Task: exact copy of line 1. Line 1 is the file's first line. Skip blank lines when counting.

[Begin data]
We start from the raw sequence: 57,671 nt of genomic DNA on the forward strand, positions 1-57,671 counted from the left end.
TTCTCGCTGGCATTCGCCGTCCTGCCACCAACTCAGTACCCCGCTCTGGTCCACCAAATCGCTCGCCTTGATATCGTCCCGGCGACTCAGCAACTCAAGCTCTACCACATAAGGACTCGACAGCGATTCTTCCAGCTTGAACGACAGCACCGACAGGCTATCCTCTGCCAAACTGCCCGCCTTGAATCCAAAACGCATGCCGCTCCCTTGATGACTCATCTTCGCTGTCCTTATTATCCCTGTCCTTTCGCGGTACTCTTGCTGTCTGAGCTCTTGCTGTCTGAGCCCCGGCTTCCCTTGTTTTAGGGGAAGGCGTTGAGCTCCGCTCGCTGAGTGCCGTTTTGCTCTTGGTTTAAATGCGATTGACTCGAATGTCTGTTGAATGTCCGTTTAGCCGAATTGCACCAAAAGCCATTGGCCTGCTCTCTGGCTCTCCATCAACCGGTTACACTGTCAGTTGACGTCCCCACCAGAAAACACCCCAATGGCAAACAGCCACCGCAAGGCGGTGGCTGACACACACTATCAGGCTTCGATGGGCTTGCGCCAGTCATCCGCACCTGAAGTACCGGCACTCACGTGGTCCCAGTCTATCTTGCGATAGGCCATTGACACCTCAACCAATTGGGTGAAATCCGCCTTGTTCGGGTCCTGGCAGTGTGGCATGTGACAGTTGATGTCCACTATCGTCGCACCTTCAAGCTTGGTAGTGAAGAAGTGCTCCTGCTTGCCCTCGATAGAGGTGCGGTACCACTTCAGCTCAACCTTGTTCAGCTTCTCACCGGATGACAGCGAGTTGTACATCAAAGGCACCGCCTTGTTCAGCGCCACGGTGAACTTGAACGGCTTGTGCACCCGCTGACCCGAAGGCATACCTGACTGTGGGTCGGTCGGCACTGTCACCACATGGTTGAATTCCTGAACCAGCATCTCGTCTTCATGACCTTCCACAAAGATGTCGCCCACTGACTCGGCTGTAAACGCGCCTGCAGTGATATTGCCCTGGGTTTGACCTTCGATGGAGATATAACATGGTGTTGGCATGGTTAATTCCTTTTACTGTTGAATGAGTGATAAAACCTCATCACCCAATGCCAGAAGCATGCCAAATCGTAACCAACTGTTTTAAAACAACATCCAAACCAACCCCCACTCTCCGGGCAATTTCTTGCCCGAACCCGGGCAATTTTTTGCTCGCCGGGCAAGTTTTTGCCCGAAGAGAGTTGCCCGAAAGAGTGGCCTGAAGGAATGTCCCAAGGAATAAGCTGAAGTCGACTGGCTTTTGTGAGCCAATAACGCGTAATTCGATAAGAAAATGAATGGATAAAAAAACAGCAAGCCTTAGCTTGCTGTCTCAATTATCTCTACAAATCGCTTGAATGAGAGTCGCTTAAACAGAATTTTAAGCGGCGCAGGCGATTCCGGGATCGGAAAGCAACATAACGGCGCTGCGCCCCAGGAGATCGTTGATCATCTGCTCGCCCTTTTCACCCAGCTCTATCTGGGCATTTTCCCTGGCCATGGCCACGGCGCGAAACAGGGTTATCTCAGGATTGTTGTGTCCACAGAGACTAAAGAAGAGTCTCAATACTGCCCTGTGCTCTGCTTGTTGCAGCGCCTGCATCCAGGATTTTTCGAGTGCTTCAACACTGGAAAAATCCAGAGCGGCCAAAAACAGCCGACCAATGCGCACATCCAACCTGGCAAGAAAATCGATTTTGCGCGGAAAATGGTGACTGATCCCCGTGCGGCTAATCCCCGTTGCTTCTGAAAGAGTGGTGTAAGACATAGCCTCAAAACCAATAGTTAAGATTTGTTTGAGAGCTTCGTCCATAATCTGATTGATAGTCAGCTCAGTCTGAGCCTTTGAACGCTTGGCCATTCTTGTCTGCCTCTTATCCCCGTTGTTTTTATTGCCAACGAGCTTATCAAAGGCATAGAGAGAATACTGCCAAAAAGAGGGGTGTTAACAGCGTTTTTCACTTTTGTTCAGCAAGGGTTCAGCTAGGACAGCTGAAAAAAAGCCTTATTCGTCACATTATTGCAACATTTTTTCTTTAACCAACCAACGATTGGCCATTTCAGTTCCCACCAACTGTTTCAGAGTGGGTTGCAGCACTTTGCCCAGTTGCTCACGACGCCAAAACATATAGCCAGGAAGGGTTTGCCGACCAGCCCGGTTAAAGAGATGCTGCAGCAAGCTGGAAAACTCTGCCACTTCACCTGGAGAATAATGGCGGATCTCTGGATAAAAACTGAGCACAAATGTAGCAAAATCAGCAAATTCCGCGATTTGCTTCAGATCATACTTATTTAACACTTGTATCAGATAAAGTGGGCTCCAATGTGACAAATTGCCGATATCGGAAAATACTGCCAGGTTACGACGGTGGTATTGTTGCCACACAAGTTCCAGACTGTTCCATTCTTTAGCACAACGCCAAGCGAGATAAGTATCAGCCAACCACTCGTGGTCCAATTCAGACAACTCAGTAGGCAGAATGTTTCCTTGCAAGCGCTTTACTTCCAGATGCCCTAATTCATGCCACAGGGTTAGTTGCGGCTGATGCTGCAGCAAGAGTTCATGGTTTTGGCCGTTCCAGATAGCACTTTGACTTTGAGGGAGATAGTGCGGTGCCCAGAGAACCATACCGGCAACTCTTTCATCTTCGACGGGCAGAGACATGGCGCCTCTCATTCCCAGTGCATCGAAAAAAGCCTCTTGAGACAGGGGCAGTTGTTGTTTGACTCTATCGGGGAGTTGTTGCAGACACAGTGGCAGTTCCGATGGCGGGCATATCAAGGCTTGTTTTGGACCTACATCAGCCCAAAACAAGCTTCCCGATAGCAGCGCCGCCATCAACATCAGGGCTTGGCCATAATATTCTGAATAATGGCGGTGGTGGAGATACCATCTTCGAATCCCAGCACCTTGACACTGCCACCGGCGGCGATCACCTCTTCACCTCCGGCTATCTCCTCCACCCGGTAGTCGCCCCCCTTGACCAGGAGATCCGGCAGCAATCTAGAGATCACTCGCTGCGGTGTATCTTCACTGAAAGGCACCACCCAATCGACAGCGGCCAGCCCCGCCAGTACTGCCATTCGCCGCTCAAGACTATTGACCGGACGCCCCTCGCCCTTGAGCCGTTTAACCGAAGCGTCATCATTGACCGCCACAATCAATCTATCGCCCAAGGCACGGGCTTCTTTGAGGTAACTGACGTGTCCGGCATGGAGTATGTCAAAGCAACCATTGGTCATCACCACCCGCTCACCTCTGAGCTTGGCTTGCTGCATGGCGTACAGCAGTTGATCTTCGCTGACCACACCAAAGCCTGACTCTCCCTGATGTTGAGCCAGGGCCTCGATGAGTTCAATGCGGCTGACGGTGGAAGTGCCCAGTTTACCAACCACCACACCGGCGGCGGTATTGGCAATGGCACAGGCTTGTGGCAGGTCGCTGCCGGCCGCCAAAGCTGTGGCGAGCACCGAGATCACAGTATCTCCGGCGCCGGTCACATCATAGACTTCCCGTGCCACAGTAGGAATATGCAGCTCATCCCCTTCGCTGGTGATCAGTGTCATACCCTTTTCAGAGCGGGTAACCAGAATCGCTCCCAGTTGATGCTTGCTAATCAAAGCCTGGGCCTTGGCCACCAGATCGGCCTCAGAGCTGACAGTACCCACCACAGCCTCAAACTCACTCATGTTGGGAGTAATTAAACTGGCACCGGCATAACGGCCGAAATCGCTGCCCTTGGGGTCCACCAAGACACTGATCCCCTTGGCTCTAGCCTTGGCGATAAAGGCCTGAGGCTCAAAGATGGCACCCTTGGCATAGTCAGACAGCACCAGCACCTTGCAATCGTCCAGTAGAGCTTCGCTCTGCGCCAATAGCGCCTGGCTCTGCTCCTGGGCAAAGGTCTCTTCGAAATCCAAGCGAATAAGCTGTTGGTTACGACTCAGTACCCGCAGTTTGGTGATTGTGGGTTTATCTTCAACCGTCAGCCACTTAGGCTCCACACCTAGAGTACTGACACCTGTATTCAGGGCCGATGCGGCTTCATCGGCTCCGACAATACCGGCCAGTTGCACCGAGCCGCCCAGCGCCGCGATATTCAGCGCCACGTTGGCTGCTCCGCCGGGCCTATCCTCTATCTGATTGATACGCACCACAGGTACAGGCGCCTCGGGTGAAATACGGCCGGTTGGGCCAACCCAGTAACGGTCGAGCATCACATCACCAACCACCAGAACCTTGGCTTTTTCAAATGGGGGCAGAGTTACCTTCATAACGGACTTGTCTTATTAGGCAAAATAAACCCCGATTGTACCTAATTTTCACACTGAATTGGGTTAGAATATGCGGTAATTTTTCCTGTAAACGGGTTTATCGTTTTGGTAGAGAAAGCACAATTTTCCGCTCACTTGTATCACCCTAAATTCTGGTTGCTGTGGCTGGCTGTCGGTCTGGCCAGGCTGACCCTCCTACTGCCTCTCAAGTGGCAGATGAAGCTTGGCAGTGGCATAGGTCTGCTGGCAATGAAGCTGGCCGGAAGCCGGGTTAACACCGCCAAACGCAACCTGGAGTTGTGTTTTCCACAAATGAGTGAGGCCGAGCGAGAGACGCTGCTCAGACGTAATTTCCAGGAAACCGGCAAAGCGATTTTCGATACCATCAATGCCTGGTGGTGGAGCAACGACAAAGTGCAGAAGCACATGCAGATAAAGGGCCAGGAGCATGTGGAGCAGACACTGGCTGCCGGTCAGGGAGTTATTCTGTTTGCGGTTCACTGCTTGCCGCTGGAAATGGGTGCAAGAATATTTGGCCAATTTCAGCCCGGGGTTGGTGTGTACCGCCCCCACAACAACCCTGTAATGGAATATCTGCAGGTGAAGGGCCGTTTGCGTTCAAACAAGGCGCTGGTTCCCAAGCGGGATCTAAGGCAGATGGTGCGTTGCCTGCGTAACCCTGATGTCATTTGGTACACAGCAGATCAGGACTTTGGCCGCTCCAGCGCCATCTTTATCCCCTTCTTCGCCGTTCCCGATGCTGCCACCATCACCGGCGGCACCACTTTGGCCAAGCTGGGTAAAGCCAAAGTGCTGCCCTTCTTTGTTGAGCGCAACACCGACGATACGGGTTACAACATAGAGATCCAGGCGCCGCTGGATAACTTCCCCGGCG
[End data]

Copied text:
We start from the raw sequence: 57,671 nt of genomic DNA on the forward strand, positions 1-57,671 counted from the left end.